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Genocide Vote To Hurt U.S.-Turkey Ties, Erdogan Warns

Turkish Prime Minister Recep Tayyip Erdogan
ISTANBUL (Reuters) -- A U.S. resolution that branded as genocide the killing of Armenians by Ottoman Turks during World War I will greatly harm U.S.-Turkish relations, Prime Minister Tayyip Erdogan has said.

NATO member Turkey, an ally crucial to U.S. interests in Iraq, Iran, Afghanistan and the Middle East, has expressed its outrage at the March 4 vote and recalled its envoy to the United States, who returned to Ankara today.

"The decision of the Foreign Affairs Committee will not hurt Turkey, but it will greatly harm bilateral relations, interests and vision. Turkey will not be the one who loses," said Erdogan, speaking at a summit of Turkish businessmen.

The Obama administration, which made a last-minute appeal against the resolution, voting of which was broadcast live on Turkish television, has sought to limit fallout and has vowed to stop the non-binding vote from going further in Congress.

Turkey has said the resolution could also jeopardize an already fragile peace process between Turkey and Armenia to end a century of hostilities and lead to further instability in the south Caucasus, an area crisscrossed by oil and gas pipelines to Europe.

The resolution urges Obama to use the term "genocide" when he delivers his annual message on the Armenian massacres in April.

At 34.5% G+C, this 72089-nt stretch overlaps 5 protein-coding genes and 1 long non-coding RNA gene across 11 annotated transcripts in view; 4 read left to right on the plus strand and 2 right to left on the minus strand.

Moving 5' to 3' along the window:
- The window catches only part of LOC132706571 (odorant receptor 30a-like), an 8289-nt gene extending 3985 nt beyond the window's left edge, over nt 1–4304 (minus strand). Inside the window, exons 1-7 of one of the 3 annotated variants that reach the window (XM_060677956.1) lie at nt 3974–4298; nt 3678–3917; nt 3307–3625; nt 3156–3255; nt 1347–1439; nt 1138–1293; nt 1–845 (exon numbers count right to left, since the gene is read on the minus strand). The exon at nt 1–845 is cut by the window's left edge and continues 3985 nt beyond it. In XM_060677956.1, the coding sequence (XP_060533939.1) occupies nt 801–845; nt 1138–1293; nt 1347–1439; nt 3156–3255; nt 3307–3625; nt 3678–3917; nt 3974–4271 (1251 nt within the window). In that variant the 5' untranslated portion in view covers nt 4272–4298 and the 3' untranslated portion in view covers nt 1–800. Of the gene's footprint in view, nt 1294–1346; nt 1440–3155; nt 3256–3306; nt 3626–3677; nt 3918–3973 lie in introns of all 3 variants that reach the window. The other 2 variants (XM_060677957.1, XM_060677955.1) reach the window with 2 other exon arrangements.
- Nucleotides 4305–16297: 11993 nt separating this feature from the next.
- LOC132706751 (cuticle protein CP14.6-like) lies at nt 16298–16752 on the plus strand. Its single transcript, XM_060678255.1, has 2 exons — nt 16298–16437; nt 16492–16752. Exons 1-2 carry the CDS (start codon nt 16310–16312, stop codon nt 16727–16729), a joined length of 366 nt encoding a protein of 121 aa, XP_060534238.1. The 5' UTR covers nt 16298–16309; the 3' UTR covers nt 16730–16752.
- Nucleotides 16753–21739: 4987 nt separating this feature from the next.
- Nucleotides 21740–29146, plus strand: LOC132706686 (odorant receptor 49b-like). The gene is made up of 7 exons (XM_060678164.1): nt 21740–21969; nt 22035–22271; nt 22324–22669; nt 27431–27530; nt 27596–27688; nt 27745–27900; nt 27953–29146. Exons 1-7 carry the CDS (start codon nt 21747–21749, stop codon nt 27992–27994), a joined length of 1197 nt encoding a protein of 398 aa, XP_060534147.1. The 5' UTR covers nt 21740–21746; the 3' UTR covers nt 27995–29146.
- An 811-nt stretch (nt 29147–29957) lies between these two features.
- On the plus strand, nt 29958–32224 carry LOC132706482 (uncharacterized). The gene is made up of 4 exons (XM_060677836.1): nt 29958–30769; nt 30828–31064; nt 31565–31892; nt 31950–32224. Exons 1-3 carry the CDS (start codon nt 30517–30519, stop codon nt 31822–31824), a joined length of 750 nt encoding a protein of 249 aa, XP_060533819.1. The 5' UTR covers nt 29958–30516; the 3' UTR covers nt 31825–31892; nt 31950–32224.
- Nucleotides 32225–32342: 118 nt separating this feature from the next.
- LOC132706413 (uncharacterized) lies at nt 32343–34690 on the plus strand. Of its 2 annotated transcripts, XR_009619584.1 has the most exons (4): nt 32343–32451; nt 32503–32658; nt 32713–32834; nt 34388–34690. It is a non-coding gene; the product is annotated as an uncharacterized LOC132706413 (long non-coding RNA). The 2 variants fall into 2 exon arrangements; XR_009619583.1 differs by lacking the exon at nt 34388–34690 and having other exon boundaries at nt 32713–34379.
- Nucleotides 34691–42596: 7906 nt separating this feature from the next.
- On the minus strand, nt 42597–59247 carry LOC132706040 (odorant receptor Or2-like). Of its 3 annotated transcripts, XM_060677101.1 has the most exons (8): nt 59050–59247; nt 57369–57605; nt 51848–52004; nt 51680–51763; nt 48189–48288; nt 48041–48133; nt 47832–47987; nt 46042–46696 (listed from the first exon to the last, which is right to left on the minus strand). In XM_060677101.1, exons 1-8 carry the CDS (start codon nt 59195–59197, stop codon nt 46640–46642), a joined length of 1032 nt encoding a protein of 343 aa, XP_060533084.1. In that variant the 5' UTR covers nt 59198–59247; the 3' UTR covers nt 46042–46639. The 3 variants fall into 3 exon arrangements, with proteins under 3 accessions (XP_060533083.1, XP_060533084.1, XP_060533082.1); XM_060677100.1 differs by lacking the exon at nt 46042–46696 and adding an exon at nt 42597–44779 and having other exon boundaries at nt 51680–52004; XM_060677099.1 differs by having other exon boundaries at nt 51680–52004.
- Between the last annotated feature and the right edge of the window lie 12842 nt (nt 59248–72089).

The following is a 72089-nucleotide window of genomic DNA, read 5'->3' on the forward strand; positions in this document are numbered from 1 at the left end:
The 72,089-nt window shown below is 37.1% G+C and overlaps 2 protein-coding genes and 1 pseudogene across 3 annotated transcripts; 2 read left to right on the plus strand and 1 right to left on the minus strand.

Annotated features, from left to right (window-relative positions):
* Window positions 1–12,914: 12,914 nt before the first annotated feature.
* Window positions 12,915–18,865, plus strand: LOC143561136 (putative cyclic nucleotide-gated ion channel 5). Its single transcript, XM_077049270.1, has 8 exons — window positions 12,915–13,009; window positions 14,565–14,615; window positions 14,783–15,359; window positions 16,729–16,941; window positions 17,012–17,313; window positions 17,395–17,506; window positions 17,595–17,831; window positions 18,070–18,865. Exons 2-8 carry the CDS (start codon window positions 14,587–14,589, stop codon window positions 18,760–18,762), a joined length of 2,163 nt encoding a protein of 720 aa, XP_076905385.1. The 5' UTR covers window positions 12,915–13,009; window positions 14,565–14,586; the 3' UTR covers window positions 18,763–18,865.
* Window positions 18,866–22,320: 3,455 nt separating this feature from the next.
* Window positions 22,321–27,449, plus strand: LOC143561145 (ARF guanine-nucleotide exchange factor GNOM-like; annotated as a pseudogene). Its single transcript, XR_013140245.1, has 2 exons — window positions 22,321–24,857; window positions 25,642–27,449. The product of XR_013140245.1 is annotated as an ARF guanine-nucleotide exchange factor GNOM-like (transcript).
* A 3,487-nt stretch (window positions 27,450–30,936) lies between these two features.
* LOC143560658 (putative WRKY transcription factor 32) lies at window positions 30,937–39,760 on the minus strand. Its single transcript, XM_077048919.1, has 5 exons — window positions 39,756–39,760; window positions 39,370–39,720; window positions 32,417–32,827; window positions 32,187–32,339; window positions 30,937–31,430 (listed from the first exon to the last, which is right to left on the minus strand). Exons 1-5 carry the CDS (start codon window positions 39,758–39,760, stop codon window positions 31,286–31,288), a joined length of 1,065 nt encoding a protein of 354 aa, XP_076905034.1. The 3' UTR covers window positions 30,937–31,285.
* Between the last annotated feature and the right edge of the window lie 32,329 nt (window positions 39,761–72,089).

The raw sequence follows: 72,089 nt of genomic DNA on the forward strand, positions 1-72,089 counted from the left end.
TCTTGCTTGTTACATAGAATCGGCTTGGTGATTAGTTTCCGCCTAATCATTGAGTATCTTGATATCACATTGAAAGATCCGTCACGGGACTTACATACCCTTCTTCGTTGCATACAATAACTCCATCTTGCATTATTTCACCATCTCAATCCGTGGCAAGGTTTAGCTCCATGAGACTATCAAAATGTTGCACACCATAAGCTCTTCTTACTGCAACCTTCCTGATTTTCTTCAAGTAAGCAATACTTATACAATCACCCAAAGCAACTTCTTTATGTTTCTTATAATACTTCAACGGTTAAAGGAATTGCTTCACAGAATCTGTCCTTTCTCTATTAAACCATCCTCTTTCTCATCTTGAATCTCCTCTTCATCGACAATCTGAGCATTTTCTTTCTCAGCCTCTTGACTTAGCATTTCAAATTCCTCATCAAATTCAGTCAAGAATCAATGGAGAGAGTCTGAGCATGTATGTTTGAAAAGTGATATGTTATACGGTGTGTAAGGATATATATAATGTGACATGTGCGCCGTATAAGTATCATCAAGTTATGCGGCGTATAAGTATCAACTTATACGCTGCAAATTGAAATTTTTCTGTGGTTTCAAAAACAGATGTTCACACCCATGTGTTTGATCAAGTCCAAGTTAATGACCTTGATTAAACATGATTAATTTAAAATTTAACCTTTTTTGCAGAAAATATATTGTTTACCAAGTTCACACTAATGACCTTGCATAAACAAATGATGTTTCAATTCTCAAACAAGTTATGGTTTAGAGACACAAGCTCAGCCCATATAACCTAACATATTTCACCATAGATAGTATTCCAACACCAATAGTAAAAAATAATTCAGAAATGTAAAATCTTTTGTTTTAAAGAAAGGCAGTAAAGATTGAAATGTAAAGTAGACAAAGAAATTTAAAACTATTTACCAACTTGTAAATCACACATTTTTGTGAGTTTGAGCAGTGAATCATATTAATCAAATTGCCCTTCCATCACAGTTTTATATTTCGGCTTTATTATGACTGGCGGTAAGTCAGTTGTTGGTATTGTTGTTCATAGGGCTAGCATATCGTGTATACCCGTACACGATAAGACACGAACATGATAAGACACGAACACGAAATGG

Turkey accepts that many Christian Armenians were killed by Ottoman Turks but denies that up to 1.5 million died and that it amounted to genocide -- a term employed by many Western historians and some foreign parliaments.

Some analysts fear the vote may alienate Turkey at a time when there are concerns that its warmer ties with Syria, Iran, as well as Russia, marked a shift away from its traditional Western allies.

Commentators had said the bill could affect Washington's use of the Incirlik Air base in southeast Turkey. Incirlik is vital in logistical support for U.S. troops serving in Iraq and Afghanistan.

Turkey is a transit route for U.S. troops going to and from Iraq, and has 1,700 noncombat troops in Afghanistan.

Ankara has also played a key role in Obama's strategy to get Afghanistan and Pakistan to work together in fighting Al-Qaeda and Taliban militants in their borders and has hosted high-level talks between Pakistan and Afghanistan.